LARSON REPORT

WEEKLY NEWSLETTER



 

 

October 23, 2013

     

 
















 

 

 

 


 

 


CONTACT ME


Please feel free to contact me with any concerns or opinions you might have.

Office Phone: (608) 266-7505
Toll-free Phone: (800) 361-5487

Email:
Sen.Larson@legis.wi.gov

 

Mailing Address:

State Capitol
P.O. Box 7882
Madison, WI 53707

 

Web Site:

SenatorChrisLarson.com

 

Find Me on Facebook and Twitter:

  

 

 

 

 

 

 

 

 

 

 

COMMUNITY EVENTS
 

Supporting our neighbors and being involved in our community is of the utmost importance. Some community events that might be of interest to you and your family are listed below. 
 

 

21st Annual Dia de los Muertos Exhibition

Date: Now through Sat., November 16

Location: Milwaukee

Description: This October marks 21 years of the Walker's Point Center of the Arts celebrating Dia de los Muertos (Day of the Dead), a rich Mexican tradition. Curated by local art historian Juan Lopez, this traditional celebration will include a touch of contemporary flavor with ofrendas (altars/offerings) created by local artists of various backgrounds in addition to sculpture and 2-D work related to the holiday. Dia de los Muertos recognizes death as a celebration of life. It reminds one to reflect on what they value through the commemoration of loved ones and their lives, while at the same time generating enthusiasm for the friends and family around us. As the celebration progresses, this dynamic gathering of people transforms itself into a festivity of life. Informational tours and culturally relevant crafts for kids are available during the course of this exhibition. The opening reception will be held on Friday, October 18 from 5 p.m. to 9 p.m. CLICK HERE for more information.

Walker's Point Center for the Arts (MAP)
839 S. 5th Street
Milwaukee, WI 53204

 

 

Co/exist: New Sensibilities in Collage
Date: Now through Sat., December 7

Location: Milwaukee

Description: Explore contemporary approaches to collage as informed by the digital realm and a shift in the definition and cultural boundaries of art. CLICK HERE for more information.

Milwaukee Institute of Art & Design (MAP)
273 E. Erie Street
Milwaukee, WI 53202

 

 

15th Annual Milwaukee Short Film Festival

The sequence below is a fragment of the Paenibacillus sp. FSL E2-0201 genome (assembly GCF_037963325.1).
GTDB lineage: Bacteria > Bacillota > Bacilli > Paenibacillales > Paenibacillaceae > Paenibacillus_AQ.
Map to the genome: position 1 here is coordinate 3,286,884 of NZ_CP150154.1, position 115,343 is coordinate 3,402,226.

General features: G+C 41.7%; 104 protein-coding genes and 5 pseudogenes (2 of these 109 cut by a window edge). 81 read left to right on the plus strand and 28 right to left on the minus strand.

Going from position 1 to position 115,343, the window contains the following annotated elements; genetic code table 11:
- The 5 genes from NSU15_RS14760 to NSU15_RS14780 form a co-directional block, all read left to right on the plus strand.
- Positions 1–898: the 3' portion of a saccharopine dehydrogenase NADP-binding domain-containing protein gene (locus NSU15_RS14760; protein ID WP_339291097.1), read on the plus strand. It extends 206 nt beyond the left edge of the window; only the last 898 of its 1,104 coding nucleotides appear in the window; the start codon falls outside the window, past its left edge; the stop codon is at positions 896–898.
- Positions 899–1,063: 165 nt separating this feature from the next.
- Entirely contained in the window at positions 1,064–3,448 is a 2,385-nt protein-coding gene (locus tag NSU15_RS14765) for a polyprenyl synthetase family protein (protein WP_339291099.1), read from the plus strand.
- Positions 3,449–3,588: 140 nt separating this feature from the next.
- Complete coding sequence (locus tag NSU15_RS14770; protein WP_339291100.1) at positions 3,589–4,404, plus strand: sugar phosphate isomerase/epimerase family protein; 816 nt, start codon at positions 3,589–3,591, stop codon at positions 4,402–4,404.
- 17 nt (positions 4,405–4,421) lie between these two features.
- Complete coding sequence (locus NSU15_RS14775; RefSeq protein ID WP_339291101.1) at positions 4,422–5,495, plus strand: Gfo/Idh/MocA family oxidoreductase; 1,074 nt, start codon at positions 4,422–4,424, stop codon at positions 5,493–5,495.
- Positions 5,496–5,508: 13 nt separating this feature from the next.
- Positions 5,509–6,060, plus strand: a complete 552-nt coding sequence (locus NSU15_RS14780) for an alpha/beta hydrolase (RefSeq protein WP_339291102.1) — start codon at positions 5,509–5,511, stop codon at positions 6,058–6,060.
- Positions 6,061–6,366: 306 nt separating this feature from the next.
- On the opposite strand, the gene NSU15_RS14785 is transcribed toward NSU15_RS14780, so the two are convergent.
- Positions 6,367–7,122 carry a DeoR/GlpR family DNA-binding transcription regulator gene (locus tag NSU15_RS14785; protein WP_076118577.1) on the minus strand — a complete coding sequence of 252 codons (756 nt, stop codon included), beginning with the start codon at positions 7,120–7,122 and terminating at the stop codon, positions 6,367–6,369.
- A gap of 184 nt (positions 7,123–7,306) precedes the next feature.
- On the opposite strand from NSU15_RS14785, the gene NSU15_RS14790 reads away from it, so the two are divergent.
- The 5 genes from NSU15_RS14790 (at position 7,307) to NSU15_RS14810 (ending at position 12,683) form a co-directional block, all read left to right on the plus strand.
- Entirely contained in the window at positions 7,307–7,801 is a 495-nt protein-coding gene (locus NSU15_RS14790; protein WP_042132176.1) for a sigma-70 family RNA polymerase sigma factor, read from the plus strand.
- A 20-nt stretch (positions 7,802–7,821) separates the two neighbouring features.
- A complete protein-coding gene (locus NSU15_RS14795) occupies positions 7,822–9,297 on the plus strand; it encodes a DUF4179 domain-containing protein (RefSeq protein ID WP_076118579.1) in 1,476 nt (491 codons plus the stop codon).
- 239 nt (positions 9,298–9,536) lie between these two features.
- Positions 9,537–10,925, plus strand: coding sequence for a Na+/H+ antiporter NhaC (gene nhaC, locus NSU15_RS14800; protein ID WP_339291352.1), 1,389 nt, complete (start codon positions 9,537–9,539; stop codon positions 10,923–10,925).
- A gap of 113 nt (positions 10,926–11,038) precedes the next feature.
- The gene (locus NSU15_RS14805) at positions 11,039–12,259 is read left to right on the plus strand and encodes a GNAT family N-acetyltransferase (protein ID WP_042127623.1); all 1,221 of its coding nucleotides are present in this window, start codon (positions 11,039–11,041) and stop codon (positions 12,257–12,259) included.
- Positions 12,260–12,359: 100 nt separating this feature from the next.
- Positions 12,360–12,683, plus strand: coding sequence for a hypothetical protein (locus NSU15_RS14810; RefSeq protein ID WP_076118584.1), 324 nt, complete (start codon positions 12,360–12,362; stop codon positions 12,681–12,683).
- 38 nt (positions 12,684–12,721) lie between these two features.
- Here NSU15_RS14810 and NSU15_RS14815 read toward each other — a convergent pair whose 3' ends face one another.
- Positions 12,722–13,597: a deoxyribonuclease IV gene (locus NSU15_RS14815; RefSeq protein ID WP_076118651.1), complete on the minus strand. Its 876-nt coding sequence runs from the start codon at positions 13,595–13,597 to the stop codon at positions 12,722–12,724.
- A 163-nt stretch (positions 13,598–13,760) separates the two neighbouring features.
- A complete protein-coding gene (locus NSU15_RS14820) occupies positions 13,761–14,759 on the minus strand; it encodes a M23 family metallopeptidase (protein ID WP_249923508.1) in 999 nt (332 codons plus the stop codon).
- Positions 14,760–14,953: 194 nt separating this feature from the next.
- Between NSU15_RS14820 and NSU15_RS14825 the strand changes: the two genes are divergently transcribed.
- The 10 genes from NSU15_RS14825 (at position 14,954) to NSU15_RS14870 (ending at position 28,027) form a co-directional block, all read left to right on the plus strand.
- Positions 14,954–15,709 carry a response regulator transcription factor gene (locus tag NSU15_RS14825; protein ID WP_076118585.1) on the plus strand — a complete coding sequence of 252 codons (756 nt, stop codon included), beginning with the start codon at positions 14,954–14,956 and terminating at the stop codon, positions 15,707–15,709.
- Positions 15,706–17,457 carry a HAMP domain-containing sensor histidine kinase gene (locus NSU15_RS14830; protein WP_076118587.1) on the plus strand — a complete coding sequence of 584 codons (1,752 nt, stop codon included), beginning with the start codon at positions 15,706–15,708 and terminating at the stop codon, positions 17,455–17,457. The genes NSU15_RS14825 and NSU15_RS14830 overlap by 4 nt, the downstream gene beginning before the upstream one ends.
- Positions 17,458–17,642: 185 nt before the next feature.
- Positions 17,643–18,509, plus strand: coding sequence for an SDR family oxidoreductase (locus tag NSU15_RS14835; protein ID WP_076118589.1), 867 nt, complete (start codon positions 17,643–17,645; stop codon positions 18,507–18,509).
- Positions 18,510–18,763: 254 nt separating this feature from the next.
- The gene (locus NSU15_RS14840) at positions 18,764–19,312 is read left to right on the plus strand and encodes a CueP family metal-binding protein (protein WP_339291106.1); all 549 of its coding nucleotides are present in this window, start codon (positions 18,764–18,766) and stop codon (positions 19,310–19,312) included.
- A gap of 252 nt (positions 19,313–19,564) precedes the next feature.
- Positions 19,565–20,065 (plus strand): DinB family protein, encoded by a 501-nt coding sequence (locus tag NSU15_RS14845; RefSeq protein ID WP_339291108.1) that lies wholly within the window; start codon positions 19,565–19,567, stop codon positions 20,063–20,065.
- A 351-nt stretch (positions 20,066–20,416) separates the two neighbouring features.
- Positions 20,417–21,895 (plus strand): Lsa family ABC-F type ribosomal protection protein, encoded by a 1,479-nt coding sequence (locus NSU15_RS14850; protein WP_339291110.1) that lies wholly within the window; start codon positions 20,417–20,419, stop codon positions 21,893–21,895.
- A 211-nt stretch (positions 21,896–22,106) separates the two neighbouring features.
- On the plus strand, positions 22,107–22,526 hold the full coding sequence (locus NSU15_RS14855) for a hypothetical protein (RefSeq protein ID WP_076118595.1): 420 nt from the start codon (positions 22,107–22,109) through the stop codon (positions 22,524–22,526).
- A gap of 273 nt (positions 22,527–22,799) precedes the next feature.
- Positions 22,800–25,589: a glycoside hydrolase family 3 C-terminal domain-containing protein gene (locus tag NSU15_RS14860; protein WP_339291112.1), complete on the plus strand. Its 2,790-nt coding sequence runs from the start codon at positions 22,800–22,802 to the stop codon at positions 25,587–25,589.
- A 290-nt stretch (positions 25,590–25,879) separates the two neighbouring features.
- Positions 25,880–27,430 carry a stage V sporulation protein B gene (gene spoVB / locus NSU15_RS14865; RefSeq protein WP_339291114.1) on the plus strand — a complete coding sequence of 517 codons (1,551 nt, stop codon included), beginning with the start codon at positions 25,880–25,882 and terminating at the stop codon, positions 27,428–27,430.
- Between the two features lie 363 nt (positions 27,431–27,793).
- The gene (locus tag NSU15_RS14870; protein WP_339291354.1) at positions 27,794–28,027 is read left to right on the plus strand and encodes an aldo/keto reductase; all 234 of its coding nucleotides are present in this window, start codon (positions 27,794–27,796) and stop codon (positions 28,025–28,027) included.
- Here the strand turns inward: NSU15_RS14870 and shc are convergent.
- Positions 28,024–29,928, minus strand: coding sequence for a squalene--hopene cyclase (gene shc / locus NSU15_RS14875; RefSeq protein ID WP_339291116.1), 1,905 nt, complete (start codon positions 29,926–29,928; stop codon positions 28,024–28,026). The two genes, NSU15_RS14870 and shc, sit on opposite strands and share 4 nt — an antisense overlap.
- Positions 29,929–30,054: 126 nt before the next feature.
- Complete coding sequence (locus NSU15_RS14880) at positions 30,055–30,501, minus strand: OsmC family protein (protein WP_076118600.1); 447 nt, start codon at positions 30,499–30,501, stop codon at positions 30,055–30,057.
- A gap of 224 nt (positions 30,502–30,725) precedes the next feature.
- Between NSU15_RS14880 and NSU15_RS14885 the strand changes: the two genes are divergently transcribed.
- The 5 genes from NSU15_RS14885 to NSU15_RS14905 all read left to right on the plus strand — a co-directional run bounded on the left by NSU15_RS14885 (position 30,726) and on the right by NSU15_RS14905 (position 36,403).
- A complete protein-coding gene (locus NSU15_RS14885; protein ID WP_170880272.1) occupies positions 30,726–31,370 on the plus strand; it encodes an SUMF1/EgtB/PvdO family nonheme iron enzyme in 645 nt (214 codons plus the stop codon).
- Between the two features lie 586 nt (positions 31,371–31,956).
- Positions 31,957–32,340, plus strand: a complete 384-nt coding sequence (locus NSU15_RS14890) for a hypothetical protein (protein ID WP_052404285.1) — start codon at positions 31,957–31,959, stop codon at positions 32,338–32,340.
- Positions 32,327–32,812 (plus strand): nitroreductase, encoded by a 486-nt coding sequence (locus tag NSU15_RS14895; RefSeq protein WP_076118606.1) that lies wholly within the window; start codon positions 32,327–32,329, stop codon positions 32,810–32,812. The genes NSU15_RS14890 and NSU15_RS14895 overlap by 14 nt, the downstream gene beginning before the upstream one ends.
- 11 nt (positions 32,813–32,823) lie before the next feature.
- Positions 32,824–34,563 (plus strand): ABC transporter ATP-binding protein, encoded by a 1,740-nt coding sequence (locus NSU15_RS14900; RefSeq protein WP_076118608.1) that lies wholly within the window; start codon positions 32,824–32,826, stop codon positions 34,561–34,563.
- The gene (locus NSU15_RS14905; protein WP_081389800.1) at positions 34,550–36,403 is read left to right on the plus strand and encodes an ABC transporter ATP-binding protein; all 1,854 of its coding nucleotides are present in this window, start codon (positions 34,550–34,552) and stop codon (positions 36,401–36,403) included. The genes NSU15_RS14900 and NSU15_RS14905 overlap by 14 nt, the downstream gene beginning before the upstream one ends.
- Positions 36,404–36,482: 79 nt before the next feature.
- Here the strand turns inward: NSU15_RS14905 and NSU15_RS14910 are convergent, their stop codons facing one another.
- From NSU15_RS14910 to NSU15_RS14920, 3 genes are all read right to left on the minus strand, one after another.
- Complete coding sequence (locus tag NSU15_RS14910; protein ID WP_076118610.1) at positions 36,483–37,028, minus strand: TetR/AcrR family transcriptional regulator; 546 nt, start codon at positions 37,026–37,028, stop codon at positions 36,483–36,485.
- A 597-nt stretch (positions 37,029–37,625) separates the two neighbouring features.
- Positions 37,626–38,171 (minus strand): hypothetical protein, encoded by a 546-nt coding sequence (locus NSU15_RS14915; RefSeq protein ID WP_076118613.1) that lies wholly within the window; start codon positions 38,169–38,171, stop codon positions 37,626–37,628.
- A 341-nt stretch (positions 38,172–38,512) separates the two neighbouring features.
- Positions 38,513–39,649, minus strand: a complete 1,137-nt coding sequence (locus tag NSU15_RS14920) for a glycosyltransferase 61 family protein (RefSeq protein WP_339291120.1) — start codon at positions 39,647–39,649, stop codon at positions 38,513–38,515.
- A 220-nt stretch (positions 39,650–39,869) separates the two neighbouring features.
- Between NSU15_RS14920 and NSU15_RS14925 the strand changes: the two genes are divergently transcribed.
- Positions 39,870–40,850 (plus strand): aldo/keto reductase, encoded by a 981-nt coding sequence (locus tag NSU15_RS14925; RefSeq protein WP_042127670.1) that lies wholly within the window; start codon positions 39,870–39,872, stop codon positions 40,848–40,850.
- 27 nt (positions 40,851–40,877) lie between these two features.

Date: Fri., October 25 and Sat., October 26
Description: The Longest running Milwaukee film festival that supports Milwaukee filmmakers is back. This event features award-winning films, international films, and stellar local films. In two days, 50 films will be played for audiences. CLICK HERE for more information.

Milwaukee Art Museum (MAP)
700 N. Art Museum Drive
Milwaukee, WI 53202

 

 

500 Clown Frankenstein
Date: Sat., October 26 at 7:30 p.m.

Location: South Milwaukee

Description: 500 Clown uses action-based performance, improvisation, and circus arts to enact long-form dramatic stories that involve both physical and emotional risk. Frankenstein features three performers who are charged with a task: "make monster." Bound in elaborate Edwardian costumes, the trio embarks on a journey to construct Dr. Frankenstein's laboratory while they struggle and battle through acrobatic feats. A tale of doctor and monster is told from scraps of the classic novel and Hollywood versions, inviting audience involvement throughout. CLICK HERE for more information or to purchase tickets.
 

South Milwaukee Performing Arts Center (MAP)

901 15th Avenue

South Milwaukee, WI 53172

 

 

Romeo & Juliet
Date: Thurs., October 31 through Sun., November 3

Location: Milwaukee

Description: When a story is retold as often as Romeo & Juliet, how it is told is of utmost importance. And nobody tells a story quite like Milwaukee Ballet.
This interpretation of the doomed lovers caught between feuding families
forgoes prose for poses and couplets for choreography. Through movement and the live performance of Prokofiev's score, the dancers convey
everything from infatuation to epic heartbreak. To witness them is to feel everything right along with them. CLICK HERE for more information.

Marcus Center for the Performing Arts (MAP)
929 N. Water Street
Milwaukee, WI 53202

 

 

7th Annual Turkish Film Festival
Date: Fri., November 1 through Sun., November 3

Location: Milwaukee

Description: Enjoy the Turkish Film Festival that is screened at the UW-Milwaukee Union
Theatre. Admission is free of charge and is open to public. CLICK HERE for more information